What will your employees do when you leave for a vacation?

15195967_d96d750ee9
Photo by mark(s)elliott’s

Imagine. You leave for a month of an overdue vacation. The catch is, it is on a deserted island, which has no way of communicating with the outside world. What will happen to your employees when you are gone? Will everything continue as usual? Will they be able to ask themselves, at every decision intersection they face – what does my manager would like to me to do, and answer that question? Correctly?

I believe that the most successful managers refrain from intervening in their employees’ processes, unless they are asked to by them. These great managers focus on the setting and explaining the right desired outcomes and let the people do their jobs in the best they can. But, even this outcome perspective about management does not come without limitations. The main limitation being, that people job should align with the organizational goals and strategies. So, one of the main jobs – and challenges – of great managers is to communicate these things to his/her employees.

Now, this could be done easily. You can tell your employees that every time they are in doubt or they think about a new idea, they can check with you. This is not meddling with their ideas and processes, it just a way to guide them. Right? Wrong. Even the greatest manager can’t be everywhere all the time. And as more organizations move away from simple manufacturing to jobs that require the use of judgment, specialties and  knowledge, the less a manager can be there to support his employees and answer all of these questions.

So, not only does the manager face the challenge of creating of a clear message to explain the desired outcomes, but, not less important, he needs to make sure that this message will guide the employees when he is not there.

Lao Tzu said:

The best of leaders when the job is done,
when the task is accomplished,
 the people will say we have done it ourselves.

Two thoughts:

  1. We usually don’t think about what would happen if we won’t be there. Maybe it is just too frightening. But, just think about all the time you can save if your employees will be able to make all these decisions themselves. And I am not talking about your vacation time. I am talking about everyday at the office.
  2. When we try to articulate the desired outcomes and limitation, we need to remember the curse of knowledge. Out employees don’t know what we already know. Don’t make any assumptions. Make sure they truly understand.

So, what are you doing to prepare for you next solitary vacation?

Elad

 

Advertisements

7 Responses to “What will your employees do when you leave for a vacation?”

  1. A little romance and fear in a manager’s life « The Comparative Advantage Says:

    […] me thinking on the importance of communication for managers and leaders. I wrote on this subject a number of times before, communicating accurately, is one of the biggest challenges of managers and leaders. Thus, every […]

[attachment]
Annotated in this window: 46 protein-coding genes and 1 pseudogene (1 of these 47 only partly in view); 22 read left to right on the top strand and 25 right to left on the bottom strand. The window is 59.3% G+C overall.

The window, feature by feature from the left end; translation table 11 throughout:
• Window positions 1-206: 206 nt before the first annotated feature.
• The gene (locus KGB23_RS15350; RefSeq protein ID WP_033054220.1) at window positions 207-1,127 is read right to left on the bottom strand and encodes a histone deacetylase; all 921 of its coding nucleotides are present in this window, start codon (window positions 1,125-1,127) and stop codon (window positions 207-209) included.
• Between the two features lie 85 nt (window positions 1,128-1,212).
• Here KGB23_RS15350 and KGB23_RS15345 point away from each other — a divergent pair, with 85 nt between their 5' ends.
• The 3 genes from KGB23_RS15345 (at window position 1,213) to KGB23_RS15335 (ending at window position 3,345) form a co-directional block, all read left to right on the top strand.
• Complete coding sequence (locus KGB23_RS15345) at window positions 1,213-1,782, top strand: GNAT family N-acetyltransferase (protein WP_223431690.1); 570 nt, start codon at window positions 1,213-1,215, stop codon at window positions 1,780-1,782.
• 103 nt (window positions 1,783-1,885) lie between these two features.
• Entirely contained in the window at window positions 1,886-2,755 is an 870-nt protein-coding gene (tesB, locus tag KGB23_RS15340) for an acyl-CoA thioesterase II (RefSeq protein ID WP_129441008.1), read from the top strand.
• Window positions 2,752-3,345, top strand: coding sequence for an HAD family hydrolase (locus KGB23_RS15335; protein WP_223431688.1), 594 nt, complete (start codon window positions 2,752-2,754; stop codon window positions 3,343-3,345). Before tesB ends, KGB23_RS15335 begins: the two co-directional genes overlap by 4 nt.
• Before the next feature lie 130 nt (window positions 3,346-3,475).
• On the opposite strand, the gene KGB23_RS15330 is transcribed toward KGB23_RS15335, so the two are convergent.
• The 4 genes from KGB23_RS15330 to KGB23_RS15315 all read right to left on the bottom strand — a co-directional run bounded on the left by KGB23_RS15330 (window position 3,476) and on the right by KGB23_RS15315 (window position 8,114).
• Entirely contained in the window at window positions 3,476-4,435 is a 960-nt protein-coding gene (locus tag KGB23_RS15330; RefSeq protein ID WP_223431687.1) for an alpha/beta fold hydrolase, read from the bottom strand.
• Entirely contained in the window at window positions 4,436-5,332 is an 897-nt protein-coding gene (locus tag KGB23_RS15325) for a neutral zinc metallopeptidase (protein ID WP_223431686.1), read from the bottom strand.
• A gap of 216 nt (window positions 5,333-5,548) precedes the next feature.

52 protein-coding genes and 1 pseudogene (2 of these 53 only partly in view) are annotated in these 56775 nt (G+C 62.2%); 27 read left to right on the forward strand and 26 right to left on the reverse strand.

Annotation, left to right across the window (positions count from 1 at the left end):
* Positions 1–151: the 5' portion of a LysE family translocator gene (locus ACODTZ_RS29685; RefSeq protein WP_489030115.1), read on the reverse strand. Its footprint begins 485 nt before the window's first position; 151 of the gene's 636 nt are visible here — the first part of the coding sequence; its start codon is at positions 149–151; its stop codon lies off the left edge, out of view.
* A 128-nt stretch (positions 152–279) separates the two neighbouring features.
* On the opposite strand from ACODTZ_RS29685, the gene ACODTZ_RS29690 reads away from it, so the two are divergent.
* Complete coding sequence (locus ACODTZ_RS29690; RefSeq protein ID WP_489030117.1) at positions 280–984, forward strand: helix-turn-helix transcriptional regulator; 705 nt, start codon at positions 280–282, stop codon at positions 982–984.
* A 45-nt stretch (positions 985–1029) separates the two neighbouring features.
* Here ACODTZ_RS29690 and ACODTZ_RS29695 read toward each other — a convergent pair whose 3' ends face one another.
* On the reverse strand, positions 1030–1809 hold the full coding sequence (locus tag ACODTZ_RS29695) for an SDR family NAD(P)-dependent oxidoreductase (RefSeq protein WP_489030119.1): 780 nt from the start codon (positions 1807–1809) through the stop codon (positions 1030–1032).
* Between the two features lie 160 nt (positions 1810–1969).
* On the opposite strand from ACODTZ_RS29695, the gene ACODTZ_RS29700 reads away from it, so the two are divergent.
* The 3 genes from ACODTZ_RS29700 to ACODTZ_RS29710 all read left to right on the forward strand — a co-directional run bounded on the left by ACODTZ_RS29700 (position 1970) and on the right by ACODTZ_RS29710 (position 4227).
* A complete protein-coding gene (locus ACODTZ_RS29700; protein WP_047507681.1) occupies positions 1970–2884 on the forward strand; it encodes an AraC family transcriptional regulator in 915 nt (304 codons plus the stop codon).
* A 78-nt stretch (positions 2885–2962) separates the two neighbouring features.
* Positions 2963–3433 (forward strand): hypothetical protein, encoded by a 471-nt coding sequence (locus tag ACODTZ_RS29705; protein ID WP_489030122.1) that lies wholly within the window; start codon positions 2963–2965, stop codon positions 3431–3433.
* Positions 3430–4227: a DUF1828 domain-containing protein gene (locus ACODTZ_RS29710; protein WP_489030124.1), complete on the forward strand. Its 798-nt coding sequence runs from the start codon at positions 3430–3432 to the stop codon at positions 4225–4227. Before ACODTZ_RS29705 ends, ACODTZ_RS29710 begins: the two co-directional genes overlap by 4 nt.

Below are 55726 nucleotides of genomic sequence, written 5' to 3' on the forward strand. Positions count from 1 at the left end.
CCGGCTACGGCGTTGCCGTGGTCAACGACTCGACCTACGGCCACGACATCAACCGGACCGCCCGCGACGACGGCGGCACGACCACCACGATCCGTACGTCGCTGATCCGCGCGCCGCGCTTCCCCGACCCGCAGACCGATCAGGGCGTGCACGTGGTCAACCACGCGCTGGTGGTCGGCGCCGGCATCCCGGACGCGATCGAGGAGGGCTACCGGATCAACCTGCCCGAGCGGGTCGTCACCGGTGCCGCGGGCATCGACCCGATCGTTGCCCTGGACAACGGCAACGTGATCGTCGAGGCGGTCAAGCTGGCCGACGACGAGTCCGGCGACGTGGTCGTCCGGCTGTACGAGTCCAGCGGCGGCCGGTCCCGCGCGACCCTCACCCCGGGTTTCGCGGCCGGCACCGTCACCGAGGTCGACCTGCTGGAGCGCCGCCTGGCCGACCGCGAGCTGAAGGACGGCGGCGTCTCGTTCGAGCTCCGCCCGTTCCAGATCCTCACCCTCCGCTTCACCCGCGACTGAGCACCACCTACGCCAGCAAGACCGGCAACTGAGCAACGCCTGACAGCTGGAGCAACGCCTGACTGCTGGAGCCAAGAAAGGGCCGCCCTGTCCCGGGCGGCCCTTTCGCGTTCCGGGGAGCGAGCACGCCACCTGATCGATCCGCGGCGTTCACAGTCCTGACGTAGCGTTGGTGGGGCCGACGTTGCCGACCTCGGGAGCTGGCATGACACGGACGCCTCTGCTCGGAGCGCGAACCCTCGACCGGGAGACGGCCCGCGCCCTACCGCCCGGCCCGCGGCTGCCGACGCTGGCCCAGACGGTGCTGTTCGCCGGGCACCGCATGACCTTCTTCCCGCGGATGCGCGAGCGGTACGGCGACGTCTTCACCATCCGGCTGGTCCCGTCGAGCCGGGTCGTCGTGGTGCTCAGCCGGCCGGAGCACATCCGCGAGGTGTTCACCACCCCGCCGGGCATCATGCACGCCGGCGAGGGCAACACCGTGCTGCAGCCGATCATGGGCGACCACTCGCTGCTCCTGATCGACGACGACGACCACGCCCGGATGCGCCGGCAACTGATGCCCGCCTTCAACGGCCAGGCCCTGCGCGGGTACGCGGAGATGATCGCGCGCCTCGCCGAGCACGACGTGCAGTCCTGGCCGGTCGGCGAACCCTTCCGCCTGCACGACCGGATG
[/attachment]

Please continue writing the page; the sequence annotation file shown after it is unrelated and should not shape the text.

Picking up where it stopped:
2. What are the Kanbans of your employees? « The Comparative Advantage Says:

    […] the past I discussed in this blog the concept of Vital signs (Also see this). A clear set of measurements that  allows you to know the state of your business. I also […]

  3. Manager’s Toxic Tandem Dilemma « The Comparative Advantage Says:

    […] be oblivious to your people as a manager. Your job is your people. Their feelings, their thoughts, their success, their […]

  4. Dashboards « The Comparative Advantage Says:

    […] each and every one of your employees is doing… that your dashboard will be able to show you the vital signs of your organization and employees. Imagine that your employees could see it as well, and get an instant validation for their […]

  5. What did you learn today? « The Comparative Advantage Says:

    […] to remember that the added bonus of this is that people grow up to be capable and creative. Then, the manager’s job is about communicating the right values to take into account in the decision […]

  6. Resisting the temptation to give answers « The Comparative Advantage Says:

    […] or  answers and move to letting people find their own ways. So they will be able to do the job when you are not there. Tell them what the desired outcome is and let them find the solution. Give them the support and […]

  7. Lessons on teamwork from “Mistborn” « The Comparative Advantage Says:

    […] Outcome management – this is a concept I wrote about a few times before. Good managers give a framework and desired outcomes and don’t tell their team how to do the work. The teammates usually know better. […]


Leave a Reply

Fill in your details below or click an icon to log in:

WordPress.com Logo

You are commenting using your WordPress.com account. Log Out / Change )

Twitter picture

You are commenting using your Twitter account. Log Out / Change )

Facebook photo

You are commenting using your Facebook account. Log Out / Change )

Google+ photo

You are commenting using your Google+ account. Log Out / Change )

Connecting to %s

%d bloggers like this: